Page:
Where you share personal data with third parties, what do they use it for, and again, do the individuals know?
Under the GDPR, ‘transparency’ and ‘accountability’ are key principles, so you will be expected to know the answers to the above, and more, when an individual data subject or the ICO asks the question. Record-keeping requirements are expanded under the GDPR, which means being able to show on demand the thinking behind any policy with an impact on privacy.
In terms of transparency, much fuller information is required from data controllers when they first collect personal data from individuals or from other sources; for instance, you will need to tell individuals about their data subject rights, their right to withdraw consent, and information about data retention. Reviewing the ICO’s recent privacy notices code of practice, referred to above, may well be a sensible place to start.
This should follow naturally from a review. Once undertaken, it may require taking remedial steps or seeking advice from appropriate professionals (inside your firm or out), but at least you will know where the key threats to your business lie.
The GDPR gives legal effect to the concepts of ‘privacy by design’ – which means knowing in advance whether any relevant project (say, a marketing campaign or IT restructure) will create data protection issues – and ‘privacy by default’, which means that ‘default settings’ are friendly to individuals’ privacy rights. Most international transfers of personal data are likely to need special attention, and indeed, you will need to identify one or more of the GDPR’s ‘gateways’ to demonstrate the legal basis for data transfers outside of Europe.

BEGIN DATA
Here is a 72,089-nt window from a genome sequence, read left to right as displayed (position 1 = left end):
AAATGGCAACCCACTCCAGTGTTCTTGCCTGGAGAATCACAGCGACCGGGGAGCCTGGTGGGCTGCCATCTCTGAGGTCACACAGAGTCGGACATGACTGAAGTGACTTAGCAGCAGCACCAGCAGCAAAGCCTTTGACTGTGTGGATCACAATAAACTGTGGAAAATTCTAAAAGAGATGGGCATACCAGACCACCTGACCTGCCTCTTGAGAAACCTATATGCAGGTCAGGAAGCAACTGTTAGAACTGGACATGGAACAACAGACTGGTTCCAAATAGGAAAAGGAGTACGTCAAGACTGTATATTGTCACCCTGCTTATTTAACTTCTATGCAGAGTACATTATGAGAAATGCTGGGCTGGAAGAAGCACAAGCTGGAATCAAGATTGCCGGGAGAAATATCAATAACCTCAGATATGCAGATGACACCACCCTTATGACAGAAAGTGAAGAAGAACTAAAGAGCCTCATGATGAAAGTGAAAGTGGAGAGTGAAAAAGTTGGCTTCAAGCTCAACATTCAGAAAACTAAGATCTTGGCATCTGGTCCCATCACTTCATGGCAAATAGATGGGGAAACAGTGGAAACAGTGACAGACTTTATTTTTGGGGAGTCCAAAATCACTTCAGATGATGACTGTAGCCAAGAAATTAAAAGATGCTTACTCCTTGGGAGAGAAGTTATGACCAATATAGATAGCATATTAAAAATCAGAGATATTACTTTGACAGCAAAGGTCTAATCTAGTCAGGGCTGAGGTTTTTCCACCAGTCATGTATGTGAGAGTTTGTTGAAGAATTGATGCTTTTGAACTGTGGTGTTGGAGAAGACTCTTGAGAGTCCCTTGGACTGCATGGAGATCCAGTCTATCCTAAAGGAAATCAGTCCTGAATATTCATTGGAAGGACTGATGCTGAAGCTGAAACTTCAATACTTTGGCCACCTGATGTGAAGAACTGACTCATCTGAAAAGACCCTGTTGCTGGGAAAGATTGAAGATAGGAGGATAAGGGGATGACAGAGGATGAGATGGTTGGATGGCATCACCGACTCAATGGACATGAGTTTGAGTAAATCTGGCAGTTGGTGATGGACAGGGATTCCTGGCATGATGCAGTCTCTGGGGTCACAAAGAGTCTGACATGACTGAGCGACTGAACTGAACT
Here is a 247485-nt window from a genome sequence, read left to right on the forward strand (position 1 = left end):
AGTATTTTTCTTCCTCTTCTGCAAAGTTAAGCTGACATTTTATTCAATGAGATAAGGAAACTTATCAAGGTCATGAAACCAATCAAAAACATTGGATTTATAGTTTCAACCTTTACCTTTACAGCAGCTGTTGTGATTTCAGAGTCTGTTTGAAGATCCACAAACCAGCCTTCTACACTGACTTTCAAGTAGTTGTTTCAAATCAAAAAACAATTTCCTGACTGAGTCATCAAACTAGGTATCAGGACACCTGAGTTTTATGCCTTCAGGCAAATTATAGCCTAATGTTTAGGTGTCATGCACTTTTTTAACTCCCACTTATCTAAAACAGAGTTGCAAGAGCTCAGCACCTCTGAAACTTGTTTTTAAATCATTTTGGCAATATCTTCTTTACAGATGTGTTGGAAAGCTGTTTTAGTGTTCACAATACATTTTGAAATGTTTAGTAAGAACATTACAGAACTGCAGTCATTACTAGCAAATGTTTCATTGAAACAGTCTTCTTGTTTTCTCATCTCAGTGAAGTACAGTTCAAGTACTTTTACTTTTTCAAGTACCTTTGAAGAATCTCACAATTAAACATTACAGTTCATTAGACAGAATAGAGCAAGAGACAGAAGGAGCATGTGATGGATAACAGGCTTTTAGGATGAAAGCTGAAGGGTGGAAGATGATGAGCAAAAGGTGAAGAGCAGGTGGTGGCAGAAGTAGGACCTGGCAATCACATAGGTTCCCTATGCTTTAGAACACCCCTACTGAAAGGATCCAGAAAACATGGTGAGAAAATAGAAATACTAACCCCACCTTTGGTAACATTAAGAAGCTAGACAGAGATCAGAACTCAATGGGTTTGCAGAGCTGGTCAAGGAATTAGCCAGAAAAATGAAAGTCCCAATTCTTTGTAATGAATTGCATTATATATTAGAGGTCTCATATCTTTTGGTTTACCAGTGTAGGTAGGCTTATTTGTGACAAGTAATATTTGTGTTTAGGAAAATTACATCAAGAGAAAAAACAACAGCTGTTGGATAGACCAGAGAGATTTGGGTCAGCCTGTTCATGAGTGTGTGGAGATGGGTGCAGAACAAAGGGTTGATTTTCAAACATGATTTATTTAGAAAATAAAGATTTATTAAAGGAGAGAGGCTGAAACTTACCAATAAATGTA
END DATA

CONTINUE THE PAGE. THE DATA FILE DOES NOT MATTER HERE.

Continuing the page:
Among other changes included in the GDPR is a change to subject access rights: the regime that allows individuals to receive copies of the data you hold on them. The token statutory fee will be removed, and the period for compliance will be reduced from 40 days to one month. This is a particularly vexed issue for law firms since Dawson-Damer v Taylor Wessing  EWCA Civ 74 (which may mean that beneficiaries will be able to use subject access rights requests to force trustees to reveal details of their confidential decision-making), and firms may want to consider as a client care issue who pays for the potentially huge cost of dealing with these requests where they are used as collateral in litigation or family and business disputes.
In tandem with the right of subject access, client care letters should also be clear about who owns the client file, what that means, and how it may be kept or returned (noting recent updates in Law Society guidance on this issue). Above all, fee-earners must learn to be circumspect about how they record and communicate information about clients, opponents and others (especially by email) because, as the case law shows, privilege (which, of course, is the client’s) will not always offer a cloak of protection here – especially around trust cases.
The GDPR requires data controllers to ensure that the data processing contracts they make with data processors are compliant with the GDPR. These changes mean that any data processing contracts or clauses will need review – and perhaps careful drafting – before the GDPR takes effect. There remains an argument, untested at law, that law firms may be data processors of client information on the client file – but they will indubitably be liable as data controllers for a considerable amount of the information they hold.
Having the right IT provider – which can offer encrypted devices, secure mail servers and storage – will, of course, remain a priority. There are plenty of other articles that consider the technical side of cybersecurity. Just as important, however, is getting buy-in from staff, instilling a culture of awareness, and supporting the systems with policies that are actually followed.
Specific changes include the following.
Underpinning all these changes is a drastically increased set of sanctions – including a raising of the ICO’s current maximum fining powers from £500,000, to a maximum of €20m or four per cent of annual global turnover, whichever is higher. These fines will undoubtedly be crippling to any business, including a law firm.
The GDPR is a reality for all businesses in England and Wales which hold data about individuals, including law firms. If you aren’t already looking at how to comply, start immediately – or it may soon be too late.
The print version of this article incorrectly refers to a law firm as a data processor, and not a controller. We apologise for any confusion caused.